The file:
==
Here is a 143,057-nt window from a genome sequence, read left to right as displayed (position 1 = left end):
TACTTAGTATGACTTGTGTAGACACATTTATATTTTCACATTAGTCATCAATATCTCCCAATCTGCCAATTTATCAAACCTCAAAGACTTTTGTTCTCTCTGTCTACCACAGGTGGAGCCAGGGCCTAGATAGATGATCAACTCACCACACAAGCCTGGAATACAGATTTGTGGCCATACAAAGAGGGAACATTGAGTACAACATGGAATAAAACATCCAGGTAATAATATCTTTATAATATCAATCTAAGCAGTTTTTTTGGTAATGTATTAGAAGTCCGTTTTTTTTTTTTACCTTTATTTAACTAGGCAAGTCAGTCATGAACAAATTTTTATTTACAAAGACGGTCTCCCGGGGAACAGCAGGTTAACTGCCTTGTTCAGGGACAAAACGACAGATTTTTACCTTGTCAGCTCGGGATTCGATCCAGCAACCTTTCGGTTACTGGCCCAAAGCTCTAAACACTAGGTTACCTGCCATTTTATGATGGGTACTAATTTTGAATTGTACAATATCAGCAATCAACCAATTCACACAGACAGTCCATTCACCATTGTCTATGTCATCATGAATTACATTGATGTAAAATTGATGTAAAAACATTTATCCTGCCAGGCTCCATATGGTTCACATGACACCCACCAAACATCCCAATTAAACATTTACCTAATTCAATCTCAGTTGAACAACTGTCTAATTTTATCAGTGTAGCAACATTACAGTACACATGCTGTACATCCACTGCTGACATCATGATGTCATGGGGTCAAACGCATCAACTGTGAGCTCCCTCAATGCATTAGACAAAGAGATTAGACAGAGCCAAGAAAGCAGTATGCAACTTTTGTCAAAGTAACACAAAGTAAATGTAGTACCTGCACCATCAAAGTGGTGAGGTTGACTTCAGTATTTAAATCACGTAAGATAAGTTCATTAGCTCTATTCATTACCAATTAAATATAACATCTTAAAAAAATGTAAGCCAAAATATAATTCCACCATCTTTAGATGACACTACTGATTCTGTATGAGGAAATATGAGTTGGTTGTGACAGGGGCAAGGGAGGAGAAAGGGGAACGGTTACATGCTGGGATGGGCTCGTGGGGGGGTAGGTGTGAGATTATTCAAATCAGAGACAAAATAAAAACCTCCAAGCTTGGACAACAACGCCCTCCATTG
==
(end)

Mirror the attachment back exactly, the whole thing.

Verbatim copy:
Here is a 143,057-nt window from a genome sequence, read left to right as displayed (position 1 = left end):
TACTTAGTATGACTTGTGTAGACACATTTATATTTTCACATTAGTCATCAATATCTCCCAATCTGCCAATTTATCAAACCTCAAAGACTTTTGTTCTCTCTGTCTACCACAGGTGGAGCCAGGGCCTAGATAGATGATCAACTCACCACACAAGCCTGGAATACAGATTTGTGGCCATACAAAGAGGGAACATTGAGTACAACATGGAATAAAACATCCAGGTAATAATATCTTTATAATATCAATCTAAGCAGTTTTTTTGGTAATGTATTAGAAGTCCGTTTTTTTTTTTTACCTTTATTTAACTAGGCAAGTCAGTCATGAACAAATTTTTATTTACAAAGACGGTCTCCCGGGGAACAGCAGGTTAACTGCCTTGTTCAGGGACAAAACGACAGATTTTTACCTTGTCAGCTCGGGATTCGATCCAGCAACCTTTCGGTTACTGGCCCAAAGCTCTAAACACTAGGTTACCTGCCATTTTATGATGGGTACTAATTTTGAATTGTACAATATCAGCAATCAACCAATTCACACAGACAGTCCATTCACCATTGTCTATGTCATCATGAATTACATTGATGTAAAATTGATGTAAAAACATTTATCCTGCCAGGCTCCATATGGTTCACATGACACCCACCAAACATCCCAATTAAACATTTACCTAATTCAATCTCAGTTGAACAACTGTCTAATTTTATCAGTGTAGCAACATTACAGTACACATGCTGTACATCCACTGCTGACATCATGATGTCATGGGGTCAAACGCATCAACTGTGAGCTCCCTCAATGCATTAGACAAAGAGATTAGACAGAGCCAAGAAAGCAGTATGCAACTTTTGTCAAAGTAACACAAAGTAAATGTAGTACCTGCACCATCAAAGTGGTGAGGTTGACTTCAGTATTTAAATCACGTAAGATAAGTTCATTAGCTCTATTCATTACCAATTAAATATAACATCTTAAAAAAATGTAAGCCAAAATATAATTCCACCATCTTTAGATGACACTACTGATTCTGTATGAGGAAATATGAGTTGGTTGTGACAGGGGCAAGGGAGGAGAAAGGGGAACGGTTACATGCTGGGATGGGCTCGTGGGGGGGTAGGTGTGAGATTATTCAAATCAGAGACAAAATAAAAACCTCCAAGCTTGGACAACAACGCCCTCCATTG